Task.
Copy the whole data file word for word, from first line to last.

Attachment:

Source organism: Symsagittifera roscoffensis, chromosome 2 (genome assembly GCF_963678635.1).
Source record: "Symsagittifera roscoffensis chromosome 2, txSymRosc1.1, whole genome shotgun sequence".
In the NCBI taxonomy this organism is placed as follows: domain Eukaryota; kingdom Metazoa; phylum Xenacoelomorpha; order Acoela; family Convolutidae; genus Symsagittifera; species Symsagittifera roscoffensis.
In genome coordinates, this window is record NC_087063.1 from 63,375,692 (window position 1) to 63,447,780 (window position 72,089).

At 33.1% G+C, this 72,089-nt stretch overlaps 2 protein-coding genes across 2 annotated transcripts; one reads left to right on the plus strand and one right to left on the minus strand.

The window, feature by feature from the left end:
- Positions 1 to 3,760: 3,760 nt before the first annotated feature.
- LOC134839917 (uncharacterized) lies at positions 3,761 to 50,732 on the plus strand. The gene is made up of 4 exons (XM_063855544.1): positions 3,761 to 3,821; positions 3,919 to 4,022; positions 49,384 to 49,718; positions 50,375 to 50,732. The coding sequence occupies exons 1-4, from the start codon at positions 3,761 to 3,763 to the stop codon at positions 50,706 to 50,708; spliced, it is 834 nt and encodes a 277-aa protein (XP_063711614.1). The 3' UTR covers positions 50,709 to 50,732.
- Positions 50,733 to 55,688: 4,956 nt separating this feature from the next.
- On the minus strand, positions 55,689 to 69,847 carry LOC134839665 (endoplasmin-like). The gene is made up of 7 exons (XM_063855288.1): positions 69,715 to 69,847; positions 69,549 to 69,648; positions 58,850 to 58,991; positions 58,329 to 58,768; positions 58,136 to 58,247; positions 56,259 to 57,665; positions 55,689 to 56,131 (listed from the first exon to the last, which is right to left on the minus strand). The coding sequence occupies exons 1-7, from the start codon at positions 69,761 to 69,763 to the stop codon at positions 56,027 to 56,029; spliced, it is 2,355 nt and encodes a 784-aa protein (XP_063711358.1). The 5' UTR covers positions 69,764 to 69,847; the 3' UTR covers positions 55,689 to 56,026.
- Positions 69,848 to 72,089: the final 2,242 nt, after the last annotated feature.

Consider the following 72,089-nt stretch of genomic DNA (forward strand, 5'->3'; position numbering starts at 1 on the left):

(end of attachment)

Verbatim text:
Source organism: Symsagittifera roscoffensis, chromosome 2 (genome assembly GCF_963678635.1).
Source record: "Symsagittifera roscoffensis chromosome 2, txSymRosc1.1, whole genome shotgun sequence".
In the NCBI taxonomy this organism is placed as follows: domain Eukaryota; kingdom Metazoa; phylum Xenacoelomorpha; order Acoela; family Convolutidae; genus Symsagittifera; species Symsagittifera roscoffensis.
In genome coordinates, this window is record NC_087063.1 from 63,375,692 (window position 1) to 63,447,780 (window position 72,089).

At 33.1% G+C, this 72,089-nt stretch overlaps 2 protein-coding genes across 2 annotated transcripts; one reads left to right on the plus strand and one right to left on the minus strand.

The window, feature by feature from the left end:
- Positions 1 to 3,760: 3,760 nt before the first annotated feature.
- LOC134839917 (uncharacterized) lies at positions 3,761 to 50,732 on the plus strand. The gene is made up of 4 exons (XM_063855544.1): positions 3,761 to 3,821; positions 3,919 to 4,022; positions 49,384 to 49,718; positions 50,375 to 50,732. The coding sequence occupies exons 1-4, from the start codon at positions 3,761 to 3,763 to the stop codon at positions 50,706 to 50,708; spliced, it is 834 nt and encodes a 277-aa protein (XP_063711614.1). The 3' UTR covers positions 50,709 to 50,732.
- Positions 50,733 to 55,688: 4,956 nt separating this feature from the next.
- On the minus strand, positions 55,689 to 69,847 carry LOC134839665 (endoplasmin-like). The gene is made up of 7 exons (XM_063855288.1): positions 69,715 to 69,847; positions 69,549 to 69,648; positions 58,850 to 58,991; positions 58,329 to 58,768; positions 58,136 to 58,247; positions 56,259 to 57,665; positions 55,689 to 56,131 (listed from the first exon to the last, which is right to left on the minus strand). The coding sequence occupies exons 1-7, from the start codon at positions 69,761 to 69,763 to the stop codon at positions 56,027 to 56,029; spliced, it is 2,355 nt and encodes a 784-aa protein (XP_063711358.1). The 5' UTR covers positions 69,764 to 69,847; the 3' UTR covers positions 55,689 to 56,026.
- Positions 69,848 to 72,089: the final 2,242 nt, after the last annotated feature.

Consider the following 72,089-nt stretch of genomic DNA (forward strand, 5'->3'; position numbering starts at 1 on the left):